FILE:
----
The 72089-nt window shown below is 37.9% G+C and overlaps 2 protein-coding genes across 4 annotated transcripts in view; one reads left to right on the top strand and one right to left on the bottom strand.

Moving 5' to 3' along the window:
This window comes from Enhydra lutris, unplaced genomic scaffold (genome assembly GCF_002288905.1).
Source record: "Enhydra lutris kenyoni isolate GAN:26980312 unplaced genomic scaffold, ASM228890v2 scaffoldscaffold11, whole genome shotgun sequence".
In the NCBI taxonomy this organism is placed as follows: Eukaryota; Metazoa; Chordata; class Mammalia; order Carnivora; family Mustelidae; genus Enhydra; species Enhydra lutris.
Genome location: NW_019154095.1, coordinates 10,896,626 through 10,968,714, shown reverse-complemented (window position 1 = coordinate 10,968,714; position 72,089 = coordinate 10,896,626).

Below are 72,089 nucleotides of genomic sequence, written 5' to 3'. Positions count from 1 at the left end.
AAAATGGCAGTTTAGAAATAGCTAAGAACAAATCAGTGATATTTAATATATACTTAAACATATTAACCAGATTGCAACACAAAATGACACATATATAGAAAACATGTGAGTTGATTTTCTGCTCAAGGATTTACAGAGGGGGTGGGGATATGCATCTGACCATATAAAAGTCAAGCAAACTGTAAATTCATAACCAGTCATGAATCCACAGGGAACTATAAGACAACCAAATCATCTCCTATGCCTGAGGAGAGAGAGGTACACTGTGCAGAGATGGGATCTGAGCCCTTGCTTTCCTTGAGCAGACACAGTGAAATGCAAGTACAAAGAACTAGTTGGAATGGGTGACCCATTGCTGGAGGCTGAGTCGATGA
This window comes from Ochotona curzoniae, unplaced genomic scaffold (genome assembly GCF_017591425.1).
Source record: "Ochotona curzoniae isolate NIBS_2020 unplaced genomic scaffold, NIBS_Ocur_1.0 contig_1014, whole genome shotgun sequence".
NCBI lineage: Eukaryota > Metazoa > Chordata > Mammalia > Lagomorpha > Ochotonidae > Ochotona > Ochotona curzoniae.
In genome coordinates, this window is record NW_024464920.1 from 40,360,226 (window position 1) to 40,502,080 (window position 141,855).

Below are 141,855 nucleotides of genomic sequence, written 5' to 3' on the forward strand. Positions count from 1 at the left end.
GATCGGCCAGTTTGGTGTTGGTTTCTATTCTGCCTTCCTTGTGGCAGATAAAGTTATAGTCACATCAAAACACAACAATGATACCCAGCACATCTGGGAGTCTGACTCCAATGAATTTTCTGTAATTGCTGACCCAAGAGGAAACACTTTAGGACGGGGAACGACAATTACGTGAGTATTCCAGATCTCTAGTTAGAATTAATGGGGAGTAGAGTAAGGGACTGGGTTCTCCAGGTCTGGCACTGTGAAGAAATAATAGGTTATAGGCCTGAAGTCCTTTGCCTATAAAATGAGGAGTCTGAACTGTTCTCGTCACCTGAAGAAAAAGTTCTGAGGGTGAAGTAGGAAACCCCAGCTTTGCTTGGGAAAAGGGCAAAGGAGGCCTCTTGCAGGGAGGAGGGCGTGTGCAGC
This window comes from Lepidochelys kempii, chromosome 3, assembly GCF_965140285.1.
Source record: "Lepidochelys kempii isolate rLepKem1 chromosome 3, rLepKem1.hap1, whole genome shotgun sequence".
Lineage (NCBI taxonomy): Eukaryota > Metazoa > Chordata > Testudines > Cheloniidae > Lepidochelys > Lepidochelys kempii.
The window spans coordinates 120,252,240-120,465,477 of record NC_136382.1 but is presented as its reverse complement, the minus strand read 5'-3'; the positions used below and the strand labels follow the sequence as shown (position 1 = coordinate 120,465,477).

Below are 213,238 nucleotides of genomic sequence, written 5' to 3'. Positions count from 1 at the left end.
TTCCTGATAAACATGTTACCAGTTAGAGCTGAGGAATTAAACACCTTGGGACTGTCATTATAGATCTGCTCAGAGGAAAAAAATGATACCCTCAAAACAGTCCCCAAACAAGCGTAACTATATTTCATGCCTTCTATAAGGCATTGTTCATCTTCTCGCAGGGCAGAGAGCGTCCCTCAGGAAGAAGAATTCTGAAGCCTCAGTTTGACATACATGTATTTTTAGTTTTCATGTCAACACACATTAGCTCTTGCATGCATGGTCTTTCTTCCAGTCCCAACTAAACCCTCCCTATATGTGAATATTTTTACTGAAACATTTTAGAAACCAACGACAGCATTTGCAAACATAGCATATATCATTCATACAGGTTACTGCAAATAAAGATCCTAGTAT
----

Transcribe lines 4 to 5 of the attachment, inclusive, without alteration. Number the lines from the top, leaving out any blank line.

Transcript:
Source record: "Enhydra lutris kenyoni isolate GAN:26980312 unplaced genomic scaffold, ASM228890v2 scaffoldscaffold11, whole genome shotgun sequence".
In the NCBI taxonomy this organism is placed as follows: Eukaryota; Metazoa; Chordata; class Mammalia; order Carnivora; family Mustelidae; genus Enhydra; species Enhydra lutris.